Cars in 2050 – smart, networked and autonomous

Interview with Claus Reiter about his vision of traffic of the future, on-board network requirements and the role of MD ELEKTRONIK.

In 2050, traffic will still exist just like today, but it will be slightly different.

As part of the “yourmdexpertise” series, we talk to MD ELEKTRONIK experts about current and future topics in the automotive sector. In this edition of our TechTalk, we met up with Claus, Key Account Manager at MD, and asked him what he thinks cars will look like in 2050, what the consequences will be for the development of on-board networks, and what MD is doing to prepare for this.

Claus, please tell us a bit about yourself, both personally and professionally.

As a young boy, I was passionate about cars, so it was quite natural for me to also pursue this area professionally.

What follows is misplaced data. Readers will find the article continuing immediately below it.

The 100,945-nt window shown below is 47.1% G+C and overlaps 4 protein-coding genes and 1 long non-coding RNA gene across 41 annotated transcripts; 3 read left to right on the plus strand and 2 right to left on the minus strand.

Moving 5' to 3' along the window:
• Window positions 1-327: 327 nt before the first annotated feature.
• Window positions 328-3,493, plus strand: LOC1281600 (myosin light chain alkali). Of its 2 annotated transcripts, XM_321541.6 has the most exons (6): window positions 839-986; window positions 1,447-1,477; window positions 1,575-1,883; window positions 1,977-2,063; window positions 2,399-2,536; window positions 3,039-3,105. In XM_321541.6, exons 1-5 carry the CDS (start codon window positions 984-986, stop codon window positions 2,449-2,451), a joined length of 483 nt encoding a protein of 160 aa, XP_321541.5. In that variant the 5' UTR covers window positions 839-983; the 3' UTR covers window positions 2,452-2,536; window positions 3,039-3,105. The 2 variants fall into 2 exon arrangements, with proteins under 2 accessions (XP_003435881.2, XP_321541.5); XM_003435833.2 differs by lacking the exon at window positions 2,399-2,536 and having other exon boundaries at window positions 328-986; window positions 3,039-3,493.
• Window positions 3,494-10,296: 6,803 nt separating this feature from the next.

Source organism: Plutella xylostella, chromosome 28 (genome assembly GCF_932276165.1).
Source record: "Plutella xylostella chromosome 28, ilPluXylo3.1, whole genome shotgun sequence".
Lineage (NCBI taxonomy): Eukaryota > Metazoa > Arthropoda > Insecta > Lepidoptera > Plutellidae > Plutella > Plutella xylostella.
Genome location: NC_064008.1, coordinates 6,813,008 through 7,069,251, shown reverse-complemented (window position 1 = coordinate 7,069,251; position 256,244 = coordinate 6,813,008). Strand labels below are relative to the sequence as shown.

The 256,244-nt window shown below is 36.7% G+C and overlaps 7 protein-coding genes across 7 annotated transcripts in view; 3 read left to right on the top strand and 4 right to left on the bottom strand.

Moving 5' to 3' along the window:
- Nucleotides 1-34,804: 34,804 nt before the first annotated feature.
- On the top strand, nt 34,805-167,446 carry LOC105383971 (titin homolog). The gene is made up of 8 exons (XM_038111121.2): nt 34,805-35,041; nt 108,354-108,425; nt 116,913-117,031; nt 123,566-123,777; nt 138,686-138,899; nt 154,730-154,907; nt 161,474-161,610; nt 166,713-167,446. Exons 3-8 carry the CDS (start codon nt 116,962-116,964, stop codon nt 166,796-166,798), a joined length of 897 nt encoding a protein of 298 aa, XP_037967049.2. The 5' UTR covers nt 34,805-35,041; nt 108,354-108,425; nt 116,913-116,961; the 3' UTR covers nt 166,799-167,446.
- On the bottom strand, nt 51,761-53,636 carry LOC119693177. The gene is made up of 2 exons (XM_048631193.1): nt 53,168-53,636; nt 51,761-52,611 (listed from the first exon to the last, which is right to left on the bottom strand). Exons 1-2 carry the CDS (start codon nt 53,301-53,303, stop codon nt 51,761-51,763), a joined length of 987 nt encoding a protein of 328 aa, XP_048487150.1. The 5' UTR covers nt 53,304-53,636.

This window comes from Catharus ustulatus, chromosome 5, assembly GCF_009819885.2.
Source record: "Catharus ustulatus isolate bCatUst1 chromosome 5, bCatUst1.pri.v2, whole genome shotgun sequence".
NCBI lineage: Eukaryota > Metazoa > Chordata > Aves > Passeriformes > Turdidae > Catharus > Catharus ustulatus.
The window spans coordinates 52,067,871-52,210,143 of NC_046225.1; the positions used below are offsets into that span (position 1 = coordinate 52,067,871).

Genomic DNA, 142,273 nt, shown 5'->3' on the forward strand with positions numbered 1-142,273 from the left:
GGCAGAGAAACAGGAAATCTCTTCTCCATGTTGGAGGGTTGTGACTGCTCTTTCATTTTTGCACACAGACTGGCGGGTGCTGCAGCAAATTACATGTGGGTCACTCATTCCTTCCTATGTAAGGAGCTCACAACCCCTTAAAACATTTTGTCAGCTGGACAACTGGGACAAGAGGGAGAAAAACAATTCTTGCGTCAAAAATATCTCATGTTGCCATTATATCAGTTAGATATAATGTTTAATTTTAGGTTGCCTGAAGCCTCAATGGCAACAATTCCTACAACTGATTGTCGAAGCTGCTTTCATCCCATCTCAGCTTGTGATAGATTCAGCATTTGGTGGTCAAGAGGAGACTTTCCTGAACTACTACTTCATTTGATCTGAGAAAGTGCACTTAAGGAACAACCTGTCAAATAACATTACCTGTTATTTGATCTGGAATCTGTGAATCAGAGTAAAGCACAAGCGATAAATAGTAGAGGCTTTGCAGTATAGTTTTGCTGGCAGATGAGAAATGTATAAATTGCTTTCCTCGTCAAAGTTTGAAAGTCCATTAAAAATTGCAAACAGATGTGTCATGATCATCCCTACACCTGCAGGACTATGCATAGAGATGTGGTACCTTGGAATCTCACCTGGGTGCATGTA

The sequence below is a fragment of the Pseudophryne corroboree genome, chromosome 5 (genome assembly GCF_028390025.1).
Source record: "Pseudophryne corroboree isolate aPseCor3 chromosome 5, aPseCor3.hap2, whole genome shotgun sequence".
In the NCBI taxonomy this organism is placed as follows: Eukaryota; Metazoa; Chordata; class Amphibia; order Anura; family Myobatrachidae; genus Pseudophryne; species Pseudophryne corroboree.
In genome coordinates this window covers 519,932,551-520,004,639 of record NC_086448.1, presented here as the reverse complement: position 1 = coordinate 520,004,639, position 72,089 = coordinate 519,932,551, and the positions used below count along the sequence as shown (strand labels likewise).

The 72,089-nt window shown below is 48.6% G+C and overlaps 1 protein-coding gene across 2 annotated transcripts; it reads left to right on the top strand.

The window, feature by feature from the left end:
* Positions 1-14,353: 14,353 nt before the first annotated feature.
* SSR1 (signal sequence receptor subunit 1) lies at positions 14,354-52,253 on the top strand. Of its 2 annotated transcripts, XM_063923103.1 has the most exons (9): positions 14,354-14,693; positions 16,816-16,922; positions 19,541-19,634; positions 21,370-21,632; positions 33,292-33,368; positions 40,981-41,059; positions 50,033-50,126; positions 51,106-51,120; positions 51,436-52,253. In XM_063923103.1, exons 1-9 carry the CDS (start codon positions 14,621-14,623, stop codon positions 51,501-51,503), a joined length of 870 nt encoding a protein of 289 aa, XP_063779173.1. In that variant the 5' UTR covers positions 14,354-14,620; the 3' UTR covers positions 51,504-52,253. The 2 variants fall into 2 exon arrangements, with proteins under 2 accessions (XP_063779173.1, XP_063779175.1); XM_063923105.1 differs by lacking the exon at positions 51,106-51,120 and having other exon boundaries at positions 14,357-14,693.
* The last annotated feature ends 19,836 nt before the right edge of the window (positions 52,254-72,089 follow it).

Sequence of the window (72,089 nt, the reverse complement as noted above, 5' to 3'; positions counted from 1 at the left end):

Following my engineering studies, which focused on automotive engineering at Landshut University of Applied Sciences, I worked as a development engineer for an automotive supplier, where I had the chance, not only to witness the latest OEM developments firsthand, but also to shape them. Another very interesting experience for me was moving from Development to Sales, one decade ago, where I also got to know more about the commercial side of things. As a father to a son who just started school, you see the world in a completely different light and also look forward to future developments.